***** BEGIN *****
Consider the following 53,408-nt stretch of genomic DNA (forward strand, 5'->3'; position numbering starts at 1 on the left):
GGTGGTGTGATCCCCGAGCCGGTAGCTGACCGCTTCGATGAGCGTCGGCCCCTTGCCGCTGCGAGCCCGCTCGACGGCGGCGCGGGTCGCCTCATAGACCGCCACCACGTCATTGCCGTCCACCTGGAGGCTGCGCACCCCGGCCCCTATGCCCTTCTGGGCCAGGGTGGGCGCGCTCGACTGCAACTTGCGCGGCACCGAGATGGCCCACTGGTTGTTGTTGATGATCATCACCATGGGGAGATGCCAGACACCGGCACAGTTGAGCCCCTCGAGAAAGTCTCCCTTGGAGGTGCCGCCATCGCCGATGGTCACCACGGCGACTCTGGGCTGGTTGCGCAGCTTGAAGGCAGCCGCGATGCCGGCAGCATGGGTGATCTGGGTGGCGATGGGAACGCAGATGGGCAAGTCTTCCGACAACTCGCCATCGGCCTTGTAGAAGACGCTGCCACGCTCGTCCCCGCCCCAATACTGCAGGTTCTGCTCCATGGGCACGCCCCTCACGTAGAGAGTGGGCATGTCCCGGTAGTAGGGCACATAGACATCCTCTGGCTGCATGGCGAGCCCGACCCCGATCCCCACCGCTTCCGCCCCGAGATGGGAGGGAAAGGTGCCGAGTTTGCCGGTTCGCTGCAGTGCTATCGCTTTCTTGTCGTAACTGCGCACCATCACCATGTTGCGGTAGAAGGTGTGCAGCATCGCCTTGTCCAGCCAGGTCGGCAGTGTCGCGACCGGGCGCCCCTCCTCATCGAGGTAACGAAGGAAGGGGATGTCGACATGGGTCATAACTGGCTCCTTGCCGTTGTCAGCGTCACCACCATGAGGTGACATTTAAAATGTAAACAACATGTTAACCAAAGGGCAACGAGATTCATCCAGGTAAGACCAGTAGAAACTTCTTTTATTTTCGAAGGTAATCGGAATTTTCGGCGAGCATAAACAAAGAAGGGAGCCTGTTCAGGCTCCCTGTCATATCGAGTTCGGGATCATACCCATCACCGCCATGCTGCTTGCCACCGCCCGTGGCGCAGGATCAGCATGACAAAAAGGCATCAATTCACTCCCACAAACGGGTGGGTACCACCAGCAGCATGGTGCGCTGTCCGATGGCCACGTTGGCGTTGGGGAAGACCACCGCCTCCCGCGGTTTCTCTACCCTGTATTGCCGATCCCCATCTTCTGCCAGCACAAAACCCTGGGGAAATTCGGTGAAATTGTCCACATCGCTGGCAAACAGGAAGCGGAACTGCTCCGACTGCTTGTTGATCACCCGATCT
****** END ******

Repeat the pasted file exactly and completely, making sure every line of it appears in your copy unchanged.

Consider the following 53,408-nt stretch of genomic DNA (forward strand, 5'->3'; position numbering starts at 1 on the left):
GGTGGTGTGATCCCCGAGCCGGTAGCTGACCGCTTCGATGAGCGTCGGCCCCTTGCCGCTGCGAGCCCGCTCGACGGCGGCGCGGGTCGCCTCATAGACCGCCACCACGTCATTGCCGTCCACCTGGAGGCTGCGCACCCCGGCCCCTATGCCCTTCTGGGCCAGGGTGGGCGCGCTCGACTGCAACTTGCGCGGCACCGAGATGGCCCACTGGTTGTTGTTGATGATCATCACCATGGGGAGATGCCAGACACCGGCACAGTTGAGCCCCTCGAGAAAGTCTCCCTTGGAGGTGCCGCCATCGCCGATGGTCACCACGGCGACTCTGGGCTGGTTGCGCAGCTTGAAGGCAGCCGCGATGCCGGCAGCATGGGTGATCTGGGTGGCGATGGGAACGCAGATGGGCAAGTCTTCCGACAACTCGCCATCGGCCTTGTAGAAGACGCTGCCACGCTCGTCCCCGCCCCAATACTGCAGGTTCTGCTCCATGGGCACGCCCCTCACGTAGAGAGTGGGCATGTCCCGGTAGTAGGGCACATAGACATCCTCTGGCTGCATGGCGAGCCCGACCCCGATCCCCACCGCTTCCGCCCCGAGATGGGAGGGAAAGGTGCCGAGTTTGCCGGTTCGCTGCAGTGCTATCGCTTTCTTGTCGTAACTGCGCACCATCACCATGTTGCGGTAGAAGGTGTGCAGCATCGCCTTGTCCAGCCAGGTCGGCAGTGTCGCGACCGGGCGCCCCTCCTCATCGAGGTAACGAAGGAAGGGGATGTCGACATGGGTCATAACTGGCTCCTTGCCGTTGTCAGCGTCACCACCATGAGGTGACATTTAAAATGTAAACAACATGTTAACCAAAGGGCAACGAGATTCATCCAGGTAAGACCAGTAGAAACTTCTTTTATTTTCGAAGGTAATCGGAATTTTCGGCGAGCATAAACAAAGAAGGGAGCCTGTTCAGGCTCCCTGTCATATCGAGTTCGGGATCATACCCATCACCGCCATGCTGCTTGCCACCGCCCGTGGCGCAGGATCAGCATGACAAAAAGGCATCAATTCACTCCCACAAACGGGTGGGTACCACCAGCAGCATGGTGCGCTGTCCGATGGCCACGTTGGCGTTGGGGAAGACCACCGCCTCCCGCGGTTTCTCTACCCTGTATTGCCGATCCCCATCTTCTGCCAGCACAAAACCCTGGGGAAATTCGGTGAAATTGTCCACATCGCTGGCAAACAGGAAGCGGAACTGCTCCGACTGCTTGTTGATCACCCGATCT